Writing about life struggles doesn’t automatically make one a good songwriter

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Digital Creator and Artist Manager, Ebenezer Ansah-Boafo has sent out strong advice to aspiring Ghanaian artists. According to him, writing about life struggles doesn’t automatically make you a good songwriter. While it’s true that many great songs are inspired by personal experiences, there is no single formula for what makes a good song.

A good songwriter is someone who is able to connect with their audience in a meaningful way, regardless of the subject matter. Whether you’re writing about your own life experiences, current events, or something entirely fictional, what matters most is the quality of your songwriting.

One common misconception is that songs that address serious or difficult topics, such as poverty, political unrest, or heartbreak, are inherently more meaningful or profound than other types of songs. While it’s true that these themes can be powerful and emotionally resonant, they are not the only topics that can make for great music.

In fact, some of the most memorable and iconic songs of all time have been about seemingly mundane or lighthearted subjects. Think of classics like “Twist and Shout” by The Beatles, “Respect” by Aretha Franklin, “Girls Just Want to Have Fun” by Cyndi Lauper, “Soluku” by KaKyire Kwame Appiah. These songs are not about life struggles or serious social issues, yet they have endured as timeless classics because of their memorable melodies, catchy hooks, and universal appeal.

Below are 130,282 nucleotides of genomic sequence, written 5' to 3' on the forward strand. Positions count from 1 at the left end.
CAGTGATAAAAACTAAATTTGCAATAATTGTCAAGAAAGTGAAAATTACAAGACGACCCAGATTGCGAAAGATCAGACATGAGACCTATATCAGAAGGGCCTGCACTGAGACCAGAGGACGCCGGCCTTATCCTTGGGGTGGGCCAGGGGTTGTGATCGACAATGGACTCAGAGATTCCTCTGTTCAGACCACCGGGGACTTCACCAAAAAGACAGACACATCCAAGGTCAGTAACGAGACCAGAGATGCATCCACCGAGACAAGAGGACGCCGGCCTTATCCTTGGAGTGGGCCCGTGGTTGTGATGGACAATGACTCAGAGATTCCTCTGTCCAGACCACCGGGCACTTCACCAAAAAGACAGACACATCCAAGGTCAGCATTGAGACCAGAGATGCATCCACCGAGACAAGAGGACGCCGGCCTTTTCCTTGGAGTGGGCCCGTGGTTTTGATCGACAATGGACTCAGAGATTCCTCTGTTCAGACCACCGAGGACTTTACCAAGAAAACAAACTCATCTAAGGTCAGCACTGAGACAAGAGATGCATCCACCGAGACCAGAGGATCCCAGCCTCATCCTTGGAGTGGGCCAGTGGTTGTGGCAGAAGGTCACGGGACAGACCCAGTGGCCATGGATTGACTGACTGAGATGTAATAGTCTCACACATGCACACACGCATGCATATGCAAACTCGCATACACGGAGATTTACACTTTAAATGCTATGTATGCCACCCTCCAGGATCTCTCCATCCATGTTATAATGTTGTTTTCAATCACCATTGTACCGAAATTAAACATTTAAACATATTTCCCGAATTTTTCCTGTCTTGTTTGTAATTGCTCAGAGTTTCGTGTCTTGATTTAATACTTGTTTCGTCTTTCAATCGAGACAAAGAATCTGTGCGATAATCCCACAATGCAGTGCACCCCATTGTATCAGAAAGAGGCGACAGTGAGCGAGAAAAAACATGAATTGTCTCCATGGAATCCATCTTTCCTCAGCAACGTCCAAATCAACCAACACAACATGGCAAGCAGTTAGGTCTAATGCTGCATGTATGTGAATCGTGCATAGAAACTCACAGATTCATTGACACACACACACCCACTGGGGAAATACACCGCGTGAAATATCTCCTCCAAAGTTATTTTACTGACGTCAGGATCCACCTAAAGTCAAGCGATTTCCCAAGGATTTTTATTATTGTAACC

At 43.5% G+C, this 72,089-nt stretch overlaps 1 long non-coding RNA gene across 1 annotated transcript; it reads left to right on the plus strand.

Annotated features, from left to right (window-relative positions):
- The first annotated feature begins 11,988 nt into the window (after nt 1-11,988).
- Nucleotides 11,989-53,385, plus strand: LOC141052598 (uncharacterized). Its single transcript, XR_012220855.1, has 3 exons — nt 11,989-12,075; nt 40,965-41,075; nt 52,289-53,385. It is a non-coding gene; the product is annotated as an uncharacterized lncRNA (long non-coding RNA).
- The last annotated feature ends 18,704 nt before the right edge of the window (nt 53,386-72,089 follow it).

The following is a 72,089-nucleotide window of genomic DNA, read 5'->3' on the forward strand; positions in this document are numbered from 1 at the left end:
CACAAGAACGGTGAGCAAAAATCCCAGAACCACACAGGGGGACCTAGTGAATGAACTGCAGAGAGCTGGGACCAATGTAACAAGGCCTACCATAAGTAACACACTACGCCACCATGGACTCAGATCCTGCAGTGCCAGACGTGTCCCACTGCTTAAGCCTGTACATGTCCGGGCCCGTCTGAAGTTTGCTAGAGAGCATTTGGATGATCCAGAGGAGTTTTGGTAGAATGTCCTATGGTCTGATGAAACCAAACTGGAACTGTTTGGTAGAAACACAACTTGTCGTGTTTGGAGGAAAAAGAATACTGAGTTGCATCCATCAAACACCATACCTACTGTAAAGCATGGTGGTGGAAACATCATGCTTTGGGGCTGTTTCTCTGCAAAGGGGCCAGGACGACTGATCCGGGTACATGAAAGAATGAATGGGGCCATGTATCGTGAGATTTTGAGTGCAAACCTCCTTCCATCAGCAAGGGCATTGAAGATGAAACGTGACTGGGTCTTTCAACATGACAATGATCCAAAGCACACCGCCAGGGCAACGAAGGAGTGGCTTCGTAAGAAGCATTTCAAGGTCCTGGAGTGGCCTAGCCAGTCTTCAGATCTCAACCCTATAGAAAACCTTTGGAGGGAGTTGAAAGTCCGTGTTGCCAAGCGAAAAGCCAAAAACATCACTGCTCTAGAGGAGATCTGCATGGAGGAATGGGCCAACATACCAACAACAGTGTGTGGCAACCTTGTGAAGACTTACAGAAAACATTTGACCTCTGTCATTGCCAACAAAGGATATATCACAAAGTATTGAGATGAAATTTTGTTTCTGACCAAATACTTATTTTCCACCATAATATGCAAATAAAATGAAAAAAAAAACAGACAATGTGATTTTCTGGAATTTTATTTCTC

This is not to say that writing about personal experiences or social issues is not important or valuable. In fact, some of the most impactful and meaningful songs in history have been about these topics. However, it is important to recognize that there is no single “right” way to write a great song.

Award schemes and other music industry gatekeepers should not limit their recognition of great songwriters to those who write about specific topics or subject matter. Instead, they should look for artists who are able to craft compelling and memorable songs that connect with listeners on an emotional level. By doing so, they can help to cultivate a more diverse and inclusive music industry that celebrates creativity and innovation in all its forms.

To sum it up, aspiring Ghanaian artists should remember that writing about life struggles is not the only path to success as a songwriter. While personal experiences can be a powerful source of inspiration, there is no single “right” way to write a great song. Focus on honing your craft, cultivating your creativity, and connecting with your audience, and you will be well on your way to becoming a great songwriter, regardless of the subject matter of your music.


Ebenezer Ansah-Boafo


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